Hi, Jen. May I ask where you order the rice paper?

Thanks,
Terri

FromScratchSF Posted 8 Mar 2011 , 8:45pm
post #4 of 7

I get it from my local cake store because I don't use that much of it to buy in bulk, so do a quick google search for edible rice paper to see places that ship to where you are.

Jen

joycesdaughter111 Posted 8 Mar 2011 , 8:51pm
post #5 of 7

Some people use thin foamcore board inbetween their cake tiers. Then sharpen a wooden dowel and hammer it through your tiers if you have to transport your cake. icon_smile.gif

Renaejrk Posted 8 Mar 2011 , 11:01pm
post #6 of 7

You can get the bubble tea straws on amazon

kakeladi Posted 9 Mar 2011 , 12:25am
post #7 of 7

........are most two teir cakes doweled through both teirs, with one long dowel? .......
No, not really. I almost never used a long dowel in my cake up to 3 tiers. I seldom delivered anything more than 3 tiers -if so the upper tiers were taken seperately and place after arrival.

........When stacking more then three teirs, can you still use straws......
I did for yearsicon_smile.gif
.........is a single piece of cardboard under each teir okay to use, excluding the bottom teir? .....
Yup icon_smile.gif
........when covering a board so it doesn't get soggy, place some conf, sugar on top then put plastic wrap down over the sugar so the board that holds the next tier cake doesn't get soggy........

Not a great idea in my opinion. Boards don't get soggy - mine didn't. Plastic wrap &/or wax paper makes it VERY possible for that board to slideicon_sad.gif This can cause your cake to fall icon_sad.gif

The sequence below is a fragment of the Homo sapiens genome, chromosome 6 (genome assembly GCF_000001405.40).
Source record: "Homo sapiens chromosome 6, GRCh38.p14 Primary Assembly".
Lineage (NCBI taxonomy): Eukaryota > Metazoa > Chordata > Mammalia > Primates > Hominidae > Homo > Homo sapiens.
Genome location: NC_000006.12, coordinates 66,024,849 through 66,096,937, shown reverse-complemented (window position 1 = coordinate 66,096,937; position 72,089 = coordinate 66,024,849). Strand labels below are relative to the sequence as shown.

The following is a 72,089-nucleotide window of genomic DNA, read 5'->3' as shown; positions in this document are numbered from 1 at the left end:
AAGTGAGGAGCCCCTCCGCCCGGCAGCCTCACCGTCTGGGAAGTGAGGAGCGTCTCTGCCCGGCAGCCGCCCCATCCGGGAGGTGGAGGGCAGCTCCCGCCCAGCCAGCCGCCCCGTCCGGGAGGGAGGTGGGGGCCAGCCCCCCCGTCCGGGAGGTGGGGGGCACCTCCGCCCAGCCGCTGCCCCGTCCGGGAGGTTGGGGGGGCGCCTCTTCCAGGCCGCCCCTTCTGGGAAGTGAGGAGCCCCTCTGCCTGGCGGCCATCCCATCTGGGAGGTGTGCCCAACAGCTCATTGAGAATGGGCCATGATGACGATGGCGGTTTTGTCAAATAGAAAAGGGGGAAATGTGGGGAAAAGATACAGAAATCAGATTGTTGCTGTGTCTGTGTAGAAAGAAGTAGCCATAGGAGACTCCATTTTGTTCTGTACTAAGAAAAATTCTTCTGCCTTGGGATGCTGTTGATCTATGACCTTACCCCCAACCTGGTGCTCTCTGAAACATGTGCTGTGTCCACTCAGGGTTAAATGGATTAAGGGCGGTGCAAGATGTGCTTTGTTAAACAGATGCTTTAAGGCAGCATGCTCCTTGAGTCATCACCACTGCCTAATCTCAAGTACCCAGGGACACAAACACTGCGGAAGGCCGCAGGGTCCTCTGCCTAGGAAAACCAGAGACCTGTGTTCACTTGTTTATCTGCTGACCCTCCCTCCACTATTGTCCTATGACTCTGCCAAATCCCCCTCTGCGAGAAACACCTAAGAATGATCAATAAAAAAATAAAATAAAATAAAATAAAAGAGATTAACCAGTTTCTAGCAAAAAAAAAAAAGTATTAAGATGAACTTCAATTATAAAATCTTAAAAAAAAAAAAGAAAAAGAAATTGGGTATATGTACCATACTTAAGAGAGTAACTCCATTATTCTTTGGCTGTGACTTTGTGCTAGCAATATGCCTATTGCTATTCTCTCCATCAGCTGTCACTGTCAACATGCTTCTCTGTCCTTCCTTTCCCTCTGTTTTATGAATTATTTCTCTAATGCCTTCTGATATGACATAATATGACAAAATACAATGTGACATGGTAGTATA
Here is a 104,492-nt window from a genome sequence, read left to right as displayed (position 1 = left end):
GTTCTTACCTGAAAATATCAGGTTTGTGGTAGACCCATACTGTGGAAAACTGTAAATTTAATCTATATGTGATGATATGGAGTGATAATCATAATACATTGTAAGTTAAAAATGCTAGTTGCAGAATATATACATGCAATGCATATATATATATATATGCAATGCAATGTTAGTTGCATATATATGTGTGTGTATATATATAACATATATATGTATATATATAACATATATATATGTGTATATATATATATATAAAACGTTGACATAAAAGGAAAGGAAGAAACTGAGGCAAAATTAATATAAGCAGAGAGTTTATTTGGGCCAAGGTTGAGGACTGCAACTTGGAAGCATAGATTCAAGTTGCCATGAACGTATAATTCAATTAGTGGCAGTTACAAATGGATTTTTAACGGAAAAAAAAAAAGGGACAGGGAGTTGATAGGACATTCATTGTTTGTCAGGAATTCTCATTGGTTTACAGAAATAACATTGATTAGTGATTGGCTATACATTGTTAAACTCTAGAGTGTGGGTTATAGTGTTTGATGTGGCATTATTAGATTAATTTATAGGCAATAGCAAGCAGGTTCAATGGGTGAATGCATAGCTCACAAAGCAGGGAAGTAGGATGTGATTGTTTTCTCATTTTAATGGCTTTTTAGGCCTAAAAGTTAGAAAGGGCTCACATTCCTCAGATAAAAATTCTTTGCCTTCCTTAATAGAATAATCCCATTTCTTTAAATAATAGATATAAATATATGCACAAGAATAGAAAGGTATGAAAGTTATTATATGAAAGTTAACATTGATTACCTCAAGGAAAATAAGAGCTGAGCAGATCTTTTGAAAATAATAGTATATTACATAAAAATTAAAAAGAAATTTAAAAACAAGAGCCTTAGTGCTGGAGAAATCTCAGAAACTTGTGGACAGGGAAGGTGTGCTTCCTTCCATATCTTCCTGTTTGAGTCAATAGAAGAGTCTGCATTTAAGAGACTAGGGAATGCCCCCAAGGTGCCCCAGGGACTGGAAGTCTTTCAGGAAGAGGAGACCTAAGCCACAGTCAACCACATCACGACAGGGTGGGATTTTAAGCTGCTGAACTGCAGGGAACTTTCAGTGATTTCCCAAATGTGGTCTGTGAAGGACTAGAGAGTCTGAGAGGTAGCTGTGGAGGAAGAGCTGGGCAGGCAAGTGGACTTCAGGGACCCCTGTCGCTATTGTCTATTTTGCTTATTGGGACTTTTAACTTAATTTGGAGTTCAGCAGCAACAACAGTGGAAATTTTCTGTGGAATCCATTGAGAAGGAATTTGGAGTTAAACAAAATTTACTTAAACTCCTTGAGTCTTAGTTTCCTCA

I never have used bubble tea straws......weren't available when I was doing tiered cakesicon_smile.gif I have use straws from McD or Burger King - nice and faticon_smile.gif When I find a fast food place that has nice thick straws I ask if I can buy a big handfull and usually they would say just take them so I always kept some on hand. I have some right now even though I only make maybe one or two cakes a year now.
.......always use a center wooden dowel. I sharpen the end with a pencil sharpener and hammer it straight down the middle. This is to prevent the layers shifting in transit. Some do not do center dowels if they assemble on-site...........
It's totally UNnecessary to use a center dowel when assembling on site. It only makes it hard for the cutter to take the cake apart.
The ONLY purpose of that center dowel is to help hold the tiers together/keep them from sliding apart while traveling. It can give *false security*. You still need to use caution driving - use your head handling that cake and not depend on one rod of wood to hold 6 or 8 tiers together. I don't know how many dozens (hundreds?) of 3 and 4 tiered cakes I delivered w/o any before that idea came into vogue. Usually I will stack the 2 biggest tiers, then take the rest seperately.
IF a center rod is used I usually would make it at least 2-3" TALLER than the cake and remove it once on site so the cutter doesn't have to be concerned with it. It is difficult to remove. It must be twisted as it is pulled up & out. The hole left is coverred w/a squirt of icing or a flower or other decoration.

Quote by @%username% on %date%

%body%